The way in which directives are used in the specification file can affect compatibility across versions of a shared library. This section gives some guidelines on how to use the directives #branch, #hide, and #export (see also mkshlib(CP)).
Add new functions
only at the end of the branch table.
Try and maintain compatibility with previous versions after a
specification file for the library is created.
New functions can be added
without breaking old a.out files
as long as the previous assignments are not changed.
This allows distribution of a new version of the
library without having to re-link
all of the a.out files that used the previous version.
Variables (or functions) can be referenced from several object files for inclusion in the shared library. However, they are not intended to be available to users of the shared library. They must be external so that the link editor can properly resolve all references to symbols and create the target shared library, but should be hidden from the user's view to prevent their use. Unintended use can result in compatibility problems if the symbols move or are removed between versions of the shared library.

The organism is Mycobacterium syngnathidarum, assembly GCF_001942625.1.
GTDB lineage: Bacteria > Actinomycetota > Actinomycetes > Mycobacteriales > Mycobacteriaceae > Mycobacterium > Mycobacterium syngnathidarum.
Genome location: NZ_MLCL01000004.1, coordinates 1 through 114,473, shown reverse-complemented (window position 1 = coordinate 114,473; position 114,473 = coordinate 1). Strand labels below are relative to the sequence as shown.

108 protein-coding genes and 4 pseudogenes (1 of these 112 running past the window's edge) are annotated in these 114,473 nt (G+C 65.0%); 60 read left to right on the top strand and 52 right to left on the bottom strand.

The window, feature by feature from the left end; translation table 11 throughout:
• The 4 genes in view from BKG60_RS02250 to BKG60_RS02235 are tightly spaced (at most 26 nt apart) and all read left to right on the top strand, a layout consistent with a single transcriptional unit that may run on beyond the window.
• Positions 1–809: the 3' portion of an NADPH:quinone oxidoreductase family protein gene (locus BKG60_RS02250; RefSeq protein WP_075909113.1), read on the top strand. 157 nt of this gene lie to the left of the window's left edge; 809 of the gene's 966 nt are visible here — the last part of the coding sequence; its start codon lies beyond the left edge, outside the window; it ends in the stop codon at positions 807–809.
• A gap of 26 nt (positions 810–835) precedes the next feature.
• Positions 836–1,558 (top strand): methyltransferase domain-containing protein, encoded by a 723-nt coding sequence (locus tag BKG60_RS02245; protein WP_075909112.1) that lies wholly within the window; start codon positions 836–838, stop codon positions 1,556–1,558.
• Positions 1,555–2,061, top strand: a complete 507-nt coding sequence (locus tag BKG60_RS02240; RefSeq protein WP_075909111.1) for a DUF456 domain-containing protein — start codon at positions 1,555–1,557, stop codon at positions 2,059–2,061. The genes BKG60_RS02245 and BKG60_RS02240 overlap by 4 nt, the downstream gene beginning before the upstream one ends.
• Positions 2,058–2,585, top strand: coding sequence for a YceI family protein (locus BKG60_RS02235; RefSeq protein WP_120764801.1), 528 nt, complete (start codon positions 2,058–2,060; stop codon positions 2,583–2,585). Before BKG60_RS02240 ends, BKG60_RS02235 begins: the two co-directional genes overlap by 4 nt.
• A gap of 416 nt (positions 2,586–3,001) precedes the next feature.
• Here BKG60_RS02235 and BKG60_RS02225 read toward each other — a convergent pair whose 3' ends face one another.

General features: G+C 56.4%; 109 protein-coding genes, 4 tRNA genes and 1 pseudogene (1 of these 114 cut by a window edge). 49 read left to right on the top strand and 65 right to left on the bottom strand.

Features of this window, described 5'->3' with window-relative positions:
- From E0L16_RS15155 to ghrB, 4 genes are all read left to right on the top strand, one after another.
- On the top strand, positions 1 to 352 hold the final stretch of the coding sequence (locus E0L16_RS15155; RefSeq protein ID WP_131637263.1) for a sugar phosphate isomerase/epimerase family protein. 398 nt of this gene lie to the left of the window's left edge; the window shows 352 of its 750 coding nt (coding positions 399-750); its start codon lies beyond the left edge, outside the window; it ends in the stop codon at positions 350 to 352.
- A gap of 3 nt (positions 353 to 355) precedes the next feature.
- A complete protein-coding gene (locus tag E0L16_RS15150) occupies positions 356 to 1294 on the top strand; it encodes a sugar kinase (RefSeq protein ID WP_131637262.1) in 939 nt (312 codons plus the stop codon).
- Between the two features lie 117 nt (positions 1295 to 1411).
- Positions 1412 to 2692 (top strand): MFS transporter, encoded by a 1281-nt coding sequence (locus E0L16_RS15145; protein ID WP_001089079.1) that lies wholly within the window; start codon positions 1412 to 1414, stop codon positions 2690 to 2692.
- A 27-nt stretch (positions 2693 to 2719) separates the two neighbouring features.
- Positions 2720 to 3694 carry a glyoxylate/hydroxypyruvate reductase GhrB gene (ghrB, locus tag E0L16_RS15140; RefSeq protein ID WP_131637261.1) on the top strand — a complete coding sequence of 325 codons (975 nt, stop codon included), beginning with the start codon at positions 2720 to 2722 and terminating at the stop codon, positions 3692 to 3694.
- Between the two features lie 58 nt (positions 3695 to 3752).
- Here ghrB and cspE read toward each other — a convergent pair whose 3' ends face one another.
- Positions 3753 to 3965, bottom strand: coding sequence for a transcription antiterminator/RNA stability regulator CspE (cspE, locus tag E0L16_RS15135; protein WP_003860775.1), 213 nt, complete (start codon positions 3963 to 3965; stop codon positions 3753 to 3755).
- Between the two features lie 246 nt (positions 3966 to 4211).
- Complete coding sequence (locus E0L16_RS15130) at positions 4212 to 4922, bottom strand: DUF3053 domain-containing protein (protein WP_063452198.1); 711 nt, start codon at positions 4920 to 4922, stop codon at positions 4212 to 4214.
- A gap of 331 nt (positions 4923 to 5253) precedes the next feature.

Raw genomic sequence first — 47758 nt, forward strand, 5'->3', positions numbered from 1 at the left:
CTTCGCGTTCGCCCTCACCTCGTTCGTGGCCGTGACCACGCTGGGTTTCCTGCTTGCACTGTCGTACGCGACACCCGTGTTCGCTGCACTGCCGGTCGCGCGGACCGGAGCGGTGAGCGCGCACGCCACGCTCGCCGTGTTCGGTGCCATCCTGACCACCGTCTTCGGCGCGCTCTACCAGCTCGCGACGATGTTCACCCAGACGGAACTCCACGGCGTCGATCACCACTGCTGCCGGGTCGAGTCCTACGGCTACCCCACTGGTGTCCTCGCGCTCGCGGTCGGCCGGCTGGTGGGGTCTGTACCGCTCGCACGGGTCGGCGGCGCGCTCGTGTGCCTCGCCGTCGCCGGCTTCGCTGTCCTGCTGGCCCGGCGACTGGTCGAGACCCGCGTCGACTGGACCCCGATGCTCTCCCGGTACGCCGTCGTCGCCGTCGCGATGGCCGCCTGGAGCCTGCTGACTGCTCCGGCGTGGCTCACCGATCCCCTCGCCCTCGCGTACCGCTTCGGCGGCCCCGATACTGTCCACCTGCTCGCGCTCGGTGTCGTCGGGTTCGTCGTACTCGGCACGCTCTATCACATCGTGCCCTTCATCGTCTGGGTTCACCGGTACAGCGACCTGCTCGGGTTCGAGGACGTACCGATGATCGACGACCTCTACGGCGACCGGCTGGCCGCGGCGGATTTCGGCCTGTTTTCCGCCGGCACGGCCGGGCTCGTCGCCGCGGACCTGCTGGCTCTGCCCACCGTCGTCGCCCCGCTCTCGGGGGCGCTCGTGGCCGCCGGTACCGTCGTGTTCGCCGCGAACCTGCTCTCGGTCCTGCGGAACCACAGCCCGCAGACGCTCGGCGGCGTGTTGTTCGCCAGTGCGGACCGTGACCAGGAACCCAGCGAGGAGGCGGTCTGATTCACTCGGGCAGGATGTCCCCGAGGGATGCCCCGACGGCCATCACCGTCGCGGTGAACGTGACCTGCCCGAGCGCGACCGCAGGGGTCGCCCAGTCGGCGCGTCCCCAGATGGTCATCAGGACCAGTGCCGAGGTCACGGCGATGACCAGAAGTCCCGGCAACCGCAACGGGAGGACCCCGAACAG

The #hide and #export directives can resolve this dilemma. The #hide directive causes mkshlib, after resolving all references within the shared library, to alter the symbol tables of the shared library so that all specified external symbols are made static and inaccessible from user code. You can specify the symbols to be so treated either individually or through the use of regular expressions.
The #export directive allows you to specify those symbols in the range of an accompanying #hide directive regular expression that should remain external. For example, in the shared C library all data symbols are hidden by default. Symbols required outside of the library are then explicitly exported:
#hide linker #export linker errno optarg opterr optind optoptThe advantage to this approach is that future changes to the library won't introduce new external symbols (possibly causing name collisions), unless the new symbols are explicitly exported. The symbols to be exported are chosen by looking at a list of all the current external symbols in the shared C library and finding out what each symbol is used for. The symbols that are global but were only used in the shared C library are not exported; these symbols will be hidden from applications code. All other symbols are explicitly exported.
The #export directive
is useful when building a
complicated shared library where
many symbols are to be made
In these cases, it is more efficient to
use regular expressions
to make all external variables static and individually list
those symbols you need to be external.